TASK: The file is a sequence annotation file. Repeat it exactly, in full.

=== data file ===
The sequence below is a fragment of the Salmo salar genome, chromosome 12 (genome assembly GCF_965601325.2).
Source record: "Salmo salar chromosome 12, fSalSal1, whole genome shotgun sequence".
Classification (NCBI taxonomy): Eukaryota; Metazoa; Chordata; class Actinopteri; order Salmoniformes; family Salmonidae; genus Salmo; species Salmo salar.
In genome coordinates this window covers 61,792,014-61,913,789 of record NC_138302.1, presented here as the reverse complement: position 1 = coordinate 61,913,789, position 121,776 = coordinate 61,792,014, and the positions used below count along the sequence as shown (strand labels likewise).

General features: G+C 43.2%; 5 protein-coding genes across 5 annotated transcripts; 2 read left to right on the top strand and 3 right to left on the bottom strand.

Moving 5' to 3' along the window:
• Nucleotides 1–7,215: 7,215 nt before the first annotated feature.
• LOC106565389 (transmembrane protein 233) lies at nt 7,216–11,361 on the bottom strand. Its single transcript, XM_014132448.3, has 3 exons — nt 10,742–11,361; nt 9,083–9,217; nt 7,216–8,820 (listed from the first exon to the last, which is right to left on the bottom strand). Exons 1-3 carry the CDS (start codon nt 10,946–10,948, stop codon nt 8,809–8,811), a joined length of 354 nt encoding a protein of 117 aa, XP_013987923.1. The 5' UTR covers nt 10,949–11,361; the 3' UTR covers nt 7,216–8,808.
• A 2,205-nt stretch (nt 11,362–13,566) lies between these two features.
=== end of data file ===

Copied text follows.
The sequence below is a fragment of the Salmo salar genome, chromosome 12 (genome assembly GCF_965601325.2).
Source record: "Salmo salar chromosome 12, fSalSal1, whole genome shotgun sequence".
Classification (NCBI taxonomy): Eukaryota; Metazoa; Chordata; class Actinopteri; order Salmoniformes; family Salmonidae; genus Salmo; species Salmo salar.
In genome coordinates this window covers 61,792,014-61,913,789 of record NC_138302.1, presented here as the reverse complement: position 1 = coordinate 61,913,789, position 121,776 = coordinate 61,792,014, and the positions used below count along the sequence as shown (strand labels likewise).

General features: G+C 43.2%; 5 protein-coding genes across 5 annotated transcripts; 2 read left to right on the top strand and 3 right to left on the bottom strand.

Moving 5' to 3' along the window:
• Nucleotides 1–7,215: 7,215 nt before the first annotated feature.
• LOC106565389 (transmembrane protein 233) lies at nt 7,216–11,361 on the bottom strand. Its single transcript, XM_014132448.3, has 3 exons — nt 10,742–11,361; nt 9,083–9,217; nt 7,216–8,820 (listed from the first exon to the last, which is right to left on the bottom strand). Exons 1-3 carry the CDS (start codon nt 10,946–10,948, stop codon nt 8,809–8,811), a joined length of 354 nt encoding a protein of 117 aa, XP_013987923.1. The 5' UTR covers nt 10,949–11,361; the 3' UTR covers nt 7,216–8,808.
• A 2,205-nt stretch (nt 11,362–13,566) lies between these two features.